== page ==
"The first one they did was laughable. They cast her while she was stood up, with her leg swinging about.

"It’s so important the leg is held in the correct position when cast. You could tell in a million years it wasn’t going to be right."

The caliper only lasted 12 months before it became so uncomfortable Mrs Willey needed a replacement.

Mr Willey said: “When they replaced it with her current one, they cast her while she was lying down.

"It was a slight improvement on the previous one, but it still was not aligned correctly.

"It throws her into awful positions when she’s walking, and gives her chronic back and neck pain.

"The caliper’s so tight that when she takes it off at night, her leg is marked and it’s created sores."

The couple were upset by a letter they received in October from the Orchard Medical Centre.

In the letter, the GP writes: “You continually do not get satisfaction which I have expressed regret about, but what I have also been trying to raise with you is that there may not be a solution that you want.

"I know this is difficult to hear, but I have taken the opportunity to write to you on this occasion as I also feel that you do not listen and do not hear what people are telling you about this."

Mr Willey said: "Colleen had been to the GP for help, saying how this was affecting her life, but she got a rude letter which suggested she is expecting too much."

The couple sent a letter of complaint in response to the GP’s "very disappointing" message, but say they have not received a response despite waiting more than a month.

Mr Willey added: “Colleen’s very, very down about this. She’s more or less housebound, and she’s in horrendous pain.

"It’s not safe for her to go out on her own because her caliper’s so dodgy.

"If she could get a correct fit as she did when she was 16, it would transform her life completely.

"Her dream is to get her independence back, to potter about and go places, to have her life back."

Mr Willey said he and his wife are "disgusted" with the NHS' service and may take legal action.

An NHS Bristol, North Somerset and South Gloucestershire CCG spokesman gave a statement on behalf of Orchard Medical Centre.

He said: "We are always concerned when people have a poor experience of healthcare services and will work with all providers to ensure we respond to patients’ complaints appropriately.

"We would encourage anyone with a concern or complaint to speak to our customer services team, who can work with local healthcare organisations and will be happy to help."

And a Southmead Hospital spokesman said: "Our highly specialist orthotics and rehabilitation teams work intensively with patients over many years to give them the best possible quality of life.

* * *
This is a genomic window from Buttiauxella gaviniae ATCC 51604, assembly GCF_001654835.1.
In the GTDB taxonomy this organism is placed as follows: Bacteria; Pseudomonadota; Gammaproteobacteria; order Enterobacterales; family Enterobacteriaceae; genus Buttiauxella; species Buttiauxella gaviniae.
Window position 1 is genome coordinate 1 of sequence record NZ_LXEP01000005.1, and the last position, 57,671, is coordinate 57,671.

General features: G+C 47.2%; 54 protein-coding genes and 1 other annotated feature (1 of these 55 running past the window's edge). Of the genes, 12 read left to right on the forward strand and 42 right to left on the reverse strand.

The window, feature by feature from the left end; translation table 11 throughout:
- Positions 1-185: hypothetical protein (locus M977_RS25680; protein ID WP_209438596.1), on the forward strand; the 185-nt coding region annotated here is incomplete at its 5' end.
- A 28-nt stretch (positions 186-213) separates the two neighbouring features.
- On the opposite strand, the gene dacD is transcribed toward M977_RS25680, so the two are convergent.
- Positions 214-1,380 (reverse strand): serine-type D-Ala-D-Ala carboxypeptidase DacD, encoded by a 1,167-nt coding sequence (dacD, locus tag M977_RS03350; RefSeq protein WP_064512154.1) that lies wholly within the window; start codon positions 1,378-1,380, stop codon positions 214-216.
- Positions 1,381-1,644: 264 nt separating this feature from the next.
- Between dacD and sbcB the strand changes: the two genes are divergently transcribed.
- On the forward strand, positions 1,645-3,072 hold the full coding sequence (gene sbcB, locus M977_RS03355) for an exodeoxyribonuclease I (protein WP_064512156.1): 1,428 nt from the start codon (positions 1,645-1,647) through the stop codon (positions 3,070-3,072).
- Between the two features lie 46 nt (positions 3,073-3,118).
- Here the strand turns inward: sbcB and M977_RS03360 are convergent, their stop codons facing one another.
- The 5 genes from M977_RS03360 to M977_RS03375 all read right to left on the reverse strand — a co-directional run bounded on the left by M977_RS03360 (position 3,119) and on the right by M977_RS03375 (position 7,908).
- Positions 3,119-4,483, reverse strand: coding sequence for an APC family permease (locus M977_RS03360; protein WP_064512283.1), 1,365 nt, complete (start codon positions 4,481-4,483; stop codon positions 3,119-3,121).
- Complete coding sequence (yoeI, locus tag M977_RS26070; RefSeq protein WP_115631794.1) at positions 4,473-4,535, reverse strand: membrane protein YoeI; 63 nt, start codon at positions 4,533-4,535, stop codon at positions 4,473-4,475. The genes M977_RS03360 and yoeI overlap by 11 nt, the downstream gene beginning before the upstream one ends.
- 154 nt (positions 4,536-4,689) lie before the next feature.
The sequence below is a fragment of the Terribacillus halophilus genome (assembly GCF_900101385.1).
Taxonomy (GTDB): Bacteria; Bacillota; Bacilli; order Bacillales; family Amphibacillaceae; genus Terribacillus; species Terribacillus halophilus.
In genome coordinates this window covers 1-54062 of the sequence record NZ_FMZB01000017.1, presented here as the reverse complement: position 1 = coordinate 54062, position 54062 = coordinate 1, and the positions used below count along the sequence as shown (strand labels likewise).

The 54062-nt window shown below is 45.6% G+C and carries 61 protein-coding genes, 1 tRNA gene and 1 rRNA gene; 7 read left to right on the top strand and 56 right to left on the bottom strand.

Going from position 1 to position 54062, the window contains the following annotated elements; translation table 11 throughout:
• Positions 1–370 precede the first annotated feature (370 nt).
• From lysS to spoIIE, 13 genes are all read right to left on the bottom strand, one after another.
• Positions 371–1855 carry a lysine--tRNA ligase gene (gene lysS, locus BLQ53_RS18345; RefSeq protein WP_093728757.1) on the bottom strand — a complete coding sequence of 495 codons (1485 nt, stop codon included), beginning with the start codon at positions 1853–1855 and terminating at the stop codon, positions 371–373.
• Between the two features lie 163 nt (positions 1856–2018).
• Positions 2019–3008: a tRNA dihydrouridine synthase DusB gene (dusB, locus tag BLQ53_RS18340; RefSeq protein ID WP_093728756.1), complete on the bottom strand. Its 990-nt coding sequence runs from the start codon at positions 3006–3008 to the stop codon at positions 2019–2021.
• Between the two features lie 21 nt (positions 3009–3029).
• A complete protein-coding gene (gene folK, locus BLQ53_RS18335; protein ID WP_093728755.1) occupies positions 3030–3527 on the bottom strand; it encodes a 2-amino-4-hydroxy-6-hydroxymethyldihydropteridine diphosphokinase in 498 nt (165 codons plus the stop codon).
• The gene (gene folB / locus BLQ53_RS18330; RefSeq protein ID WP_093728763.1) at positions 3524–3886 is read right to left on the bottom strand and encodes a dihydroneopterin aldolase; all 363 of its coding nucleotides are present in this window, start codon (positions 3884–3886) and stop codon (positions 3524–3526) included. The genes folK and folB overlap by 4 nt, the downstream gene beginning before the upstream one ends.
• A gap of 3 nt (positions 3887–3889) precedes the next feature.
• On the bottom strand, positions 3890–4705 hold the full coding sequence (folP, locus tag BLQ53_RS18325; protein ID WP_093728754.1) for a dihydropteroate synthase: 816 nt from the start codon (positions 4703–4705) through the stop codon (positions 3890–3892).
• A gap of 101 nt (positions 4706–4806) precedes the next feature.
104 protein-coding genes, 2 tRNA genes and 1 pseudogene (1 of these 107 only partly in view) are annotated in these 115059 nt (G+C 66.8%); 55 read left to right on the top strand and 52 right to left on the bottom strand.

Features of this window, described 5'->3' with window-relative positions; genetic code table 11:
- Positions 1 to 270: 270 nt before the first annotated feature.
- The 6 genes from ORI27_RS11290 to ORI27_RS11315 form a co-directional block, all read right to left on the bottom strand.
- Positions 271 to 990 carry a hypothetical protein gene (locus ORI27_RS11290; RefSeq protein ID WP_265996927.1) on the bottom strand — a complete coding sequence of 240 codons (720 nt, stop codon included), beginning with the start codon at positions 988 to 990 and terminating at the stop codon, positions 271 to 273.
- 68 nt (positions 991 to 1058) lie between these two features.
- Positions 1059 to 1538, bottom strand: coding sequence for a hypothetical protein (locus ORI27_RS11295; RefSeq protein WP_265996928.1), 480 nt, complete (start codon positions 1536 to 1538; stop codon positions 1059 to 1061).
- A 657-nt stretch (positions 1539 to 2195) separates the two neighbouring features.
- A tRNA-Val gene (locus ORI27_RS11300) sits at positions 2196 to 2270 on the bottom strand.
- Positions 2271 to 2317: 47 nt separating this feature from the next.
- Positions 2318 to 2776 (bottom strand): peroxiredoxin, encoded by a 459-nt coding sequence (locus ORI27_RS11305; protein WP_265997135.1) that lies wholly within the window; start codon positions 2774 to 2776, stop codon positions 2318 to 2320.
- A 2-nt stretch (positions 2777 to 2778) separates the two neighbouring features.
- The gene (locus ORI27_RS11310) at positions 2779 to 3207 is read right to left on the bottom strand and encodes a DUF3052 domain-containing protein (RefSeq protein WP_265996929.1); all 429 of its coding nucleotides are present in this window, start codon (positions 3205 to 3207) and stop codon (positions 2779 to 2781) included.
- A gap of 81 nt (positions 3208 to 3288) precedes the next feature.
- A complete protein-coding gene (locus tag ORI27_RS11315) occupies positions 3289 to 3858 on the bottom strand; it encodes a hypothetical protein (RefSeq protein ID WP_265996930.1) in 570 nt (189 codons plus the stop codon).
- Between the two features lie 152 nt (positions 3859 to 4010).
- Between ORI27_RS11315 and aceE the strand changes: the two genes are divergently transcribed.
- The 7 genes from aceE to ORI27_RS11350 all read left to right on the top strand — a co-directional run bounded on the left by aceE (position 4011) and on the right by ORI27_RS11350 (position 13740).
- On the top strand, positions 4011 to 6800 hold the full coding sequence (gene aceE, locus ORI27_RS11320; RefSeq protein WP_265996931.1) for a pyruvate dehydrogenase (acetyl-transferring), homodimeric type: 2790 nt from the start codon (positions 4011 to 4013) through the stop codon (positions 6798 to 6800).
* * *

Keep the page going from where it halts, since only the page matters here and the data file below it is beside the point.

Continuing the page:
"Sadly the debilitating effects of Polio can worsen through life, requiring different approaches and types of equipment, and it’s not always possible to give patients the outcome they want.

"We’re very sorry to hear how Mrs Willey is feeling and while we cannot talk publicly about her individual circumstances we would be very happy to discuss these again with her directly."

Mrs Willey denies that her mobility has significantly worsened and believes she is capable of walking well with the right equipment.

[See source article for additional photographs.]


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Infographic: West and Central Africa: Weekly Regional Humanitarian Snapshot (4 - 10 February 2020) | UN Office for the Coordination of Humanitarian Affairs.

[12 Feb 2020] [Published on 12 Feb 2020]

CENTRAL AFRICAN REPUBLIC.

PERSISTING TENSIONS AND POPULATION MOVEMENTS.

Following an outbreak of violence between armed elements from 25 to 26 January, an estimated 12,000 IDPs have been registered in the neighborhoods of Gobolo, Ndrou and Bria Hospital, in eastern Haute-Kotto prefecture. Inter-communal tensions remain high and fear stricken IDPs travel back home during the day and return to temporary IDP sites in the evening. According to findings from an interagency assessment mission carried out by UN agencies and NGOs, their priority needs include food, healthcare and WASH services. Humanitarian partners are mobilizing resources to respond to the humanitarian needs.

MALNUTRITION REMAINS HIGH.

Malnutrition remains high across the country, according to the 2019 SMART survey. While the prevalence of acute malnutrition has decreased from 7.1 per cent to 5.8 per cent, chronic malnutrition has not improved over the past twenty years. UNICEF recommends a strengthened multisectoral approach integrating food security, improved access to healthcare, water and sanitation and cash-based interventions, to address chronic malnutrition. Further coordination between humanitarian and development actors in the nutrition sector is also required.